Singer Elvis Costello says he’ll no longer perform the song “Oliver’s Army” in concert due to a racial epithet in the lyrics and urged radio stations to skip the tune rather than play a censored version.
The word in question is often used as a slur against Black people. In Costello’s song, however, it’s used against a white person during the unrest in Northern Ireland in the last century.
“It was a derogatory term for Irish Catholics, which I sang to make the point,” Costello said in a separate interview with The Guardian. He told the Telegraph the word was used against his family.
“That’s what my grandfather was called in the British army – it’s historically a fact,” Costello said. “But people hear that word go off like a bell and accuse me of something that I didn’t intend.”
The 1979 song reached No. 2 in the U.K. ― his highest position ― and remained on the chart for 12 weeks.
“On the last tour, I wrote a new verse about censorship, but what’s the point of that? So I’ve decided I’m not going to play it,” he told the Telegraph.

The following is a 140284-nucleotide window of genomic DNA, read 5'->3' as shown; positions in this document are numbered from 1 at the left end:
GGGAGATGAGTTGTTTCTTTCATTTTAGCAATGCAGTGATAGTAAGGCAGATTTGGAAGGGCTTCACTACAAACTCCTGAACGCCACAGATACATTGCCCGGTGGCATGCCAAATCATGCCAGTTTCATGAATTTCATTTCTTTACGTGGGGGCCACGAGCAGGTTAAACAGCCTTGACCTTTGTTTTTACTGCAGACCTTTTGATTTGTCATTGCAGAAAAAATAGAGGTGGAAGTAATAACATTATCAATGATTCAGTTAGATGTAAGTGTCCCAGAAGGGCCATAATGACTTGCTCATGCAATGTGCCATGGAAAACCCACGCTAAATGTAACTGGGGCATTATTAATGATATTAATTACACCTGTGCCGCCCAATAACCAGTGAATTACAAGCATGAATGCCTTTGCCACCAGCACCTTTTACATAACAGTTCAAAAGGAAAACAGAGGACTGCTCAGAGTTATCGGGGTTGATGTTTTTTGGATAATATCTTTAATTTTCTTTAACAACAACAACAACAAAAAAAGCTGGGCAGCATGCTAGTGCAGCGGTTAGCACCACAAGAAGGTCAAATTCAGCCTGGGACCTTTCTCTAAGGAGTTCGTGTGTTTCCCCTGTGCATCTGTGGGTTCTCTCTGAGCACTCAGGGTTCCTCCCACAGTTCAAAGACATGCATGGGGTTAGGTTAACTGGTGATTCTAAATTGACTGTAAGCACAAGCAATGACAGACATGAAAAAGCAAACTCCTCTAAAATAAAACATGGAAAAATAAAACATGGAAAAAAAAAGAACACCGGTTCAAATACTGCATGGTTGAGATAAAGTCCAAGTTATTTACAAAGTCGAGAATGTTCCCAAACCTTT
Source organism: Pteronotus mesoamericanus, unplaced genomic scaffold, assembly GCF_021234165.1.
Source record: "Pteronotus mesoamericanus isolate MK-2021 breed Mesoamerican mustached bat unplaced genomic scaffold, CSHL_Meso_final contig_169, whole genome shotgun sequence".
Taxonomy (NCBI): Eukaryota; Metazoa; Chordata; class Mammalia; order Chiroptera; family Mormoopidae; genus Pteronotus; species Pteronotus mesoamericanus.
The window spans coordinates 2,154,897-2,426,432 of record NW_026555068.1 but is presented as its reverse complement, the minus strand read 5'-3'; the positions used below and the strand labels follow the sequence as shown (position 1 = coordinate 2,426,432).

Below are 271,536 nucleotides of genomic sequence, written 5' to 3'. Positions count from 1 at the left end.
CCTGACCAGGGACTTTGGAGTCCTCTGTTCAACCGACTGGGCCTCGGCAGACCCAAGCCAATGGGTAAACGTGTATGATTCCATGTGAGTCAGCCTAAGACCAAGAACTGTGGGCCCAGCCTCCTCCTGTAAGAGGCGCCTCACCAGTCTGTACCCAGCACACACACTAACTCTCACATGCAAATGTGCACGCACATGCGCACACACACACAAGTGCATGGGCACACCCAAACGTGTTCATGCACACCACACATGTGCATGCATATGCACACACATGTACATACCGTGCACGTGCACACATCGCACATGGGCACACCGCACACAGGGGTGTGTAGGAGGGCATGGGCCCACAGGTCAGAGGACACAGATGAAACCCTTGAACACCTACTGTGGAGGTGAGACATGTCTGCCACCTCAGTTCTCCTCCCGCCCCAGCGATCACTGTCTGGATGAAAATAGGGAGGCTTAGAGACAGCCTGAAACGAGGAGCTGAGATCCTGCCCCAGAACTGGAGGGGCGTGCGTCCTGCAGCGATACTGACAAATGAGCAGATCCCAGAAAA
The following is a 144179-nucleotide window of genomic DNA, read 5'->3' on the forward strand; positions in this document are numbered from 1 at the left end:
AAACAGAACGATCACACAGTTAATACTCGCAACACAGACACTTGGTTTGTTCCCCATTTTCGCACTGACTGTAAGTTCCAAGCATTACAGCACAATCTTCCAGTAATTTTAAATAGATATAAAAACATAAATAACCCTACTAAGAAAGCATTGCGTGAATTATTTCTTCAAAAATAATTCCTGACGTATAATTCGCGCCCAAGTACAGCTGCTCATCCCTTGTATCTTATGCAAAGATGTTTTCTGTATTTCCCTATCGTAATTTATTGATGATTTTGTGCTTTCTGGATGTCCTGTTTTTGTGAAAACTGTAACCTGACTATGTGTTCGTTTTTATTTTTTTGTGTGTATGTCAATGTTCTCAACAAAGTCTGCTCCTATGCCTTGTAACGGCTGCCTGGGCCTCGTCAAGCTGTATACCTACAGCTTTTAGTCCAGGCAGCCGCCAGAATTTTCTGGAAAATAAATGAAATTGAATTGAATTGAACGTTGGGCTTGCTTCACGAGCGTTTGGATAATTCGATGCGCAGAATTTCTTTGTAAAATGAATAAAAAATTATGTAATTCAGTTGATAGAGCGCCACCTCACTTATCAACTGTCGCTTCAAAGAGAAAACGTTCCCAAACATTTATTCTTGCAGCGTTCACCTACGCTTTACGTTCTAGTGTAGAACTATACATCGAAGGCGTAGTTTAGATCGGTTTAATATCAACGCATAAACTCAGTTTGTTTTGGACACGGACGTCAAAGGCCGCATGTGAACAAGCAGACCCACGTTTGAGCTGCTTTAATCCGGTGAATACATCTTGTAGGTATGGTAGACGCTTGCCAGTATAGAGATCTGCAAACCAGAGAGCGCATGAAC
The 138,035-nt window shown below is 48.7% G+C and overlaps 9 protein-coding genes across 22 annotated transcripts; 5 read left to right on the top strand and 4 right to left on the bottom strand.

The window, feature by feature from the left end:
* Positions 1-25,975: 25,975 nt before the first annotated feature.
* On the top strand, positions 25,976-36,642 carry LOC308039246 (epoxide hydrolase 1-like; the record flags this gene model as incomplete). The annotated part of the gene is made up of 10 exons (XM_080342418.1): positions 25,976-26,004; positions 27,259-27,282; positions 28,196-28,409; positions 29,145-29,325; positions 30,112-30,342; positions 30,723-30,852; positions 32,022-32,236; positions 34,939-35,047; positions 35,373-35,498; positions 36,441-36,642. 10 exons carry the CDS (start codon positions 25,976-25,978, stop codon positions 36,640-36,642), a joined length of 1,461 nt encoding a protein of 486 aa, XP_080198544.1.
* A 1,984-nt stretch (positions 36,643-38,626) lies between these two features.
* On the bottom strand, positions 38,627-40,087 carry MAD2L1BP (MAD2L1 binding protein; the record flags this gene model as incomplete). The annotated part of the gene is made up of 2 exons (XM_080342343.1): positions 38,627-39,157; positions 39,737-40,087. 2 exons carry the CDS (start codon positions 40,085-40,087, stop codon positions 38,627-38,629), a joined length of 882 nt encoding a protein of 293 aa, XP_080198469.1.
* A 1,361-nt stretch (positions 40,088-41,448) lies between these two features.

Costello also said radio stations should skip the song completely rather than play the censored version that’s often used now.
“They’re making it worse by bleeping it for sure. Because they’re highlighting it then,” he said. “Just don’t play the record!”
Costello’s newest album, “The Boy Named If” will be released on Friday, and he has a U.K. tour set for June with his band, The Imposters.
He told the Guardian that while he’s done with “Oliver’s Army” after 44 years, fans can still expect to hear another favorite in concert.
“I’ll sing ‘(What’s So Funny ‘Bout) Peace, Love and Understanding’ instead,” Costello offered.